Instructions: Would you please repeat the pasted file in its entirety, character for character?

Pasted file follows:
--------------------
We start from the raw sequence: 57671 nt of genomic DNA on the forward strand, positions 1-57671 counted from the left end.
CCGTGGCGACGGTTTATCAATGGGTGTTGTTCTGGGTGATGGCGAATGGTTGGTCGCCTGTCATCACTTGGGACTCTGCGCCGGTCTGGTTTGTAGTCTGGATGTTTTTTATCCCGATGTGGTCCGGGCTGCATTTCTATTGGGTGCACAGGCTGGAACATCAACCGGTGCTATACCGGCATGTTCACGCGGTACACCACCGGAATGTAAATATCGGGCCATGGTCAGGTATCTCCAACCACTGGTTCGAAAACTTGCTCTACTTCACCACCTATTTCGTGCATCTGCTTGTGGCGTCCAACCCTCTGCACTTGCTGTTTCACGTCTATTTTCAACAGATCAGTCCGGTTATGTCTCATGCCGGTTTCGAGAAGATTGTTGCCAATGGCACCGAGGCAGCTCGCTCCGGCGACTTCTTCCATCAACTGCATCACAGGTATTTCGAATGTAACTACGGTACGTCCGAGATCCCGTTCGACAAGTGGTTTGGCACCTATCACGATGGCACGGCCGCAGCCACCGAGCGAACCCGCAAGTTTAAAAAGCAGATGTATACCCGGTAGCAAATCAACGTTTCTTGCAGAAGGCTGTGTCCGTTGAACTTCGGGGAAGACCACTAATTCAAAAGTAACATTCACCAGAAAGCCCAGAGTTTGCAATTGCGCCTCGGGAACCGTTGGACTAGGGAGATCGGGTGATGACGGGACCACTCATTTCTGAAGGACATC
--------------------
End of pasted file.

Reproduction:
We start from the raw sequence: 57671 nt of genomic DNA on the forward strand, positions 1-57671 counted from the left end.
CCGTGGCGACGGTTTATCAATGGGTGTTGTTCTGGGTGATGGCGAATGGTTGGTCGCCTGTCATCACTTGGGACTCTGCGCCGGTCTGGTTTGTAGTCTGGATGTTTTTTATCCCGATGTGGTCCGGGCTGCATTTCTATTGGGTGCACAGGCTGGAACATCAACCGGTGCTATACCGGCATGTTCACGCGGTACACCACCGGAATGTAAATATCGGGCCATGGTCAGGTATCTCCAACCACTGGTTCGAAAACTTGCTCTACTTCACCACCTATTTCGTGCATCTGCTTGTGGCGTCCAACCCTCTGCACTTGCTGTTTCACGTCTATTTTCAACAGATCAGTCCGGTTATGTCTCATGCCGGTTTCGAGAAGATTGTTGCCAATGGCACCGAGGCAGCTCGCTCCGGCGACTTCTTCCATCAACTGCATCACAGGTATTTCGAATGTAACTACGGTACGTCCGAGATCCCGTTCGACAAGTGGTTTGGCACCTATCACGATGGCACGGCCGCAGCCACCGAGCGAACCCGCAAGTTTAAAAAGCAGATGTATACCCGGTAGCAAATCAACGTTTCTTGCAGAAGGCTGTGTCCGTTGAACTTCGGGGAAGACCACTAATTCAAAAGTAACATTCACCAGAAAGCCCAGAGTTTGCAATTGCGCCTCGGGAACCGTTGGACTAGGGAGATCGGGTGATGACGGGACCACTCATTTCTGAAGGACATC